Transportation is another concern. If it’s within your budget, think about hiring a service.
4. Review Consequences for Actions
Teens live on social media and their cell phones. They don’t understand that some things are inappropriate for the internet.
Discuss the consequences of posting pictures and videos of underage drinking, nudity, drug use, and sexual activity.
Some parents don’t believe their adolescent would engage in this type of behavior. But the reality is they don’t have to engage in it to get into trouble. Filming it and posting it can lead to pain.
Review what not to share on social media, drinking, bullying, drugs, sexual activity, etc.
5. Discuss Curfew
When it comes to dances, you want to make sure your teen is aware of what time the night ends.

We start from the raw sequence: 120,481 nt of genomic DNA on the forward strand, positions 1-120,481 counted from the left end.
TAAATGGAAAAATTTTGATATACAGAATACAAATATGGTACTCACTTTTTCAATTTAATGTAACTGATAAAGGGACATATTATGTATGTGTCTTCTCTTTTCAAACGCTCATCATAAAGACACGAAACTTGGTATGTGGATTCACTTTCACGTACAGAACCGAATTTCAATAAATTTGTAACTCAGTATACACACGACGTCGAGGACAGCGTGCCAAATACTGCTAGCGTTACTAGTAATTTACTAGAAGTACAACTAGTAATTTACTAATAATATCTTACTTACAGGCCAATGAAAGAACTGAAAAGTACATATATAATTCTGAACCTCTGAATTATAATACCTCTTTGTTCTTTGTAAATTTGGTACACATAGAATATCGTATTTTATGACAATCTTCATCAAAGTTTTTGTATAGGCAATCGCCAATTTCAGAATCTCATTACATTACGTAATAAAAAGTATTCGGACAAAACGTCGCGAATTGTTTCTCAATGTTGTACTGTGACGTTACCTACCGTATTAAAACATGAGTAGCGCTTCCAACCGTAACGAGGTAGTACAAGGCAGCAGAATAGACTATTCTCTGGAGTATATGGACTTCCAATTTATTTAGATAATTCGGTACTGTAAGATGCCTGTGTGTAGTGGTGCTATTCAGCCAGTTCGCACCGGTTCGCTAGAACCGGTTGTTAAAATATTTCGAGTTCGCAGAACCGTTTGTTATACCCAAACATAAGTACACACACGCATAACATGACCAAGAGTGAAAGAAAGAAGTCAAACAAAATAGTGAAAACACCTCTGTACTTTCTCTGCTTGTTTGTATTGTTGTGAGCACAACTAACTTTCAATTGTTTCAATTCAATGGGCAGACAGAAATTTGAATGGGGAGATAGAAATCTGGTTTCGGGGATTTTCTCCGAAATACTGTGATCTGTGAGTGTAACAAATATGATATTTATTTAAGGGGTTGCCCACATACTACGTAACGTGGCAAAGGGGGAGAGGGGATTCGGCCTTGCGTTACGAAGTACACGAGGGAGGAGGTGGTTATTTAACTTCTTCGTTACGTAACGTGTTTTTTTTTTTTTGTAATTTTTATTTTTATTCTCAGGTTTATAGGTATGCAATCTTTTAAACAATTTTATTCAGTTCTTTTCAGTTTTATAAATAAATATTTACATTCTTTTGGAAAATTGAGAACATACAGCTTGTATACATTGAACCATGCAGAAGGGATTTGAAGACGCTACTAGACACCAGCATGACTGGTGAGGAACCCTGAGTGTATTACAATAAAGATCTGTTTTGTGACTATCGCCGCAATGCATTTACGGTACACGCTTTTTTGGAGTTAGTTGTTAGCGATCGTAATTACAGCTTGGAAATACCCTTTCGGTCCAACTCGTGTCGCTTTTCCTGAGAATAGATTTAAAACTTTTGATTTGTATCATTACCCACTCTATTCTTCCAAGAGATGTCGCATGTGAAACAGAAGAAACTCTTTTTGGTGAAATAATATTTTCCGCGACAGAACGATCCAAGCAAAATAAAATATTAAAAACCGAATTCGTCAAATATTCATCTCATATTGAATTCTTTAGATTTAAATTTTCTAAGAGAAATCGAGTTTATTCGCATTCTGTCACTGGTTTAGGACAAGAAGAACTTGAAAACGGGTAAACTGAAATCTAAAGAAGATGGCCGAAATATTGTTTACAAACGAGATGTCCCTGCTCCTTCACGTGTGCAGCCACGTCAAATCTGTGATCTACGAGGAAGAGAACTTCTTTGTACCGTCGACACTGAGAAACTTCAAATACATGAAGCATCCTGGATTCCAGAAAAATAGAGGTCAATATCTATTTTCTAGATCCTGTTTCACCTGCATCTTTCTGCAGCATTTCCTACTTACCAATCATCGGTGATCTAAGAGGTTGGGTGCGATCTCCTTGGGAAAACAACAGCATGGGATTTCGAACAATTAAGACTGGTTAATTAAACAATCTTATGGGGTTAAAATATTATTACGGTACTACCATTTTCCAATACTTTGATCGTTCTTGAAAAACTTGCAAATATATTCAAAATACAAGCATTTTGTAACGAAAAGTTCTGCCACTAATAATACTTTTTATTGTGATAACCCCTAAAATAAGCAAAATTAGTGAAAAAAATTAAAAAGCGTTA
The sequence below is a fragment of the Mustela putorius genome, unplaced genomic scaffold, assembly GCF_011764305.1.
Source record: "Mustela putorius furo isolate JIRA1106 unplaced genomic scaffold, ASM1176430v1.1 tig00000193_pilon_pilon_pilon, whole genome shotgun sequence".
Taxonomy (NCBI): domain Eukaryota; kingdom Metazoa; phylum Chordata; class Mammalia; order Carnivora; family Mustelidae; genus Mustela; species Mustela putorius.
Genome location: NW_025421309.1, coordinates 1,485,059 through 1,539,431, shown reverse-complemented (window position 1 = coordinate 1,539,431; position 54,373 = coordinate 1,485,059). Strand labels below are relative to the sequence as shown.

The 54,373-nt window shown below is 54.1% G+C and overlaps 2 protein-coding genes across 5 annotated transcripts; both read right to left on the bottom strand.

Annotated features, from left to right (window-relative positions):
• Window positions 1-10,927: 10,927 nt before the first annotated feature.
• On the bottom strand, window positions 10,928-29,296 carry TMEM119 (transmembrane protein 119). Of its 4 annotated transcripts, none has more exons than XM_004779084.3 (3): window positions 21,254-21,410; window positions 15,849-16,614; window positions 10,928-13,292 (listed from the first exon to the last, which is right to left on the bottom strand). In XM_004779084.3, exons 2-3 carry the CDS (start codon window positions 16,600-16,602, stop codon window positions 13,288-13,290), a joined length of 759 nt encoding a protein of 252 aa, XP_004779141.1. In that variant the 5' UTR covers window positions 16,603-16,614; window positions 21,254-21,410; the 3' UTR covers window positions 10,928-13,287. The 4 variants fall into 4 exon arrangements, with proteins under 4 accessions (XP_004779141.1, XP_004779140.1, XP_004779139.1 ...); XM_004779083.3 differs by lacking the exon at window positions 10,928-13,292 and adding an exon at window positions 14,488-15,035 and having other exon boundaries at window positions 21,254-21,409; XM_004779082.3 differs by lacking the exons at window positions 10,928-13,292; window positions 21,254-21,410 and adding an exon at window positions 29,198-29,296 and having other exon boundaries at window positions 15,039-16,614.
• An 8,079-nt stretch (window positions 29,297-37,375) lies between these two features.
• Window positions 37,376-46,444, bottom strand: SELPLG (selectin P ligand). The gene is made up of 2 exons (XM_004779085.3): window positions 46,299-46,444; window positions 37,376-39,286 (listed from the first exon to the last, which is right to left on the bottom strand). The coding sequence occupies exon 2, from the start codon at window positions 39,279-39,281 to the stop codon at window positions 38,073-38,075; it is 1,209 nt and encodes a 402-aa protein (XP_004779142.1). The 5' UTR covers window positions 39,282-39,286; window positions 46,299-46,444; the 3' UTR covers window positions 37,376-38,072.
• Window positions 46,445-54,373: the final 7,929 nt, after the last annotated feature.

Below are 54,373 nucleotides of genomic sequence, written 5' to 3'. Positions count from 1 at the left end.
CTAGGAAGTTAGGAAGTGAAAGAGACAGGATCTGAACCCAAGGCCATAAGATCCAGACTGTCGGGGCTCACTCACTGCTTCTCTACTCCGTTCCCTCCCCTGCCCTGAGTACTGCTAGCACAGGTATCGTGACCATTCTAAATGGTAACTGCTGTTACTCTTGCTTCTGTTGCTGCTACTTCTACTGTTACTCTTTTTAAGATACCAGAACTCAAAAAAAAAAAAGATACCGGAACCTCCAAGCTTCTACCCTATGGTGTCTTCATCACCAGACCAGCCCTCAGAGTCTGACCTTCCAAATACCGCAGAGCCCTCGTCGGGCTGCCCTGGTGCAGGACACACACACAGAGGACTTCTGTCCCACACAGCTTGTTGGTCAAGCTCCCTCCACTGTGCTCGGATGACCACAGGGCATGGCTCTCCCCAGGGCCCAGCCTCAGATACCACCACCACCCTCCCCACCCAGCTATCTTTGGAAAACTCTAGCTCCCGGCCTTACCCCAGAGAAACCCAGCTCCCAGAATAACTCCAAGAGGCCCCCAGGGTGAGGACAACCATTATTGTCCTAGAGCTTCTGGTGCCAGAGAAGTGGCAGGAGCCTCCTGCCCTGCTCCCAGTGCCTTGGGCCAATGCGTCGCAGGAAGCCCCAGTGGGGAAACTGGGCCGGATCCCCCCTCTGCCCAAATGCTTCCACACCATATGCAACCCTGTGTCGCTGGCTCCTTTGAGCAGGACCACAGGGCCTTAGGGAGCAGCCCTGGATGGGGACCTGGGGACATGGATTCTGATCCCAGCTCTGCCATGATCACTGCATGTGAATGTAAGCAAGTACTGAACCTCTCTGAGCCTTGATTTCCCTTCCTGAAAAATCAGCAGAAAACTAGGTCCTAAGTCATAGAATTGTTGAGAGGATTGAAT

Your kid may get invited to a party after the dance. Make sure you know the address of the party and whether the parents will be home. Don’t feel bad if you say no. Your teen’s safety is more important than going to a party.
If your kid is spending the night over at a friend’s house after the dance get the address, contact number, and communicate with the parents before the dance.
Some parents may not feel comfortable allowing a sleep-over unless they know the parents well.
6. Secure a Ride
Transportation to and from the dance is essential. You may not want your kids walking to the dance in evening attire. If you have to work and aren’t able to transport them, all is not lost.
See if their friends’ parents can pick them.
If hiring a limo is within your budget, this could be a sweet treat. A school event limo service could give you an excellent rate. Talk to your kids to see if their friends’ parents want to chip in so they can all ride together.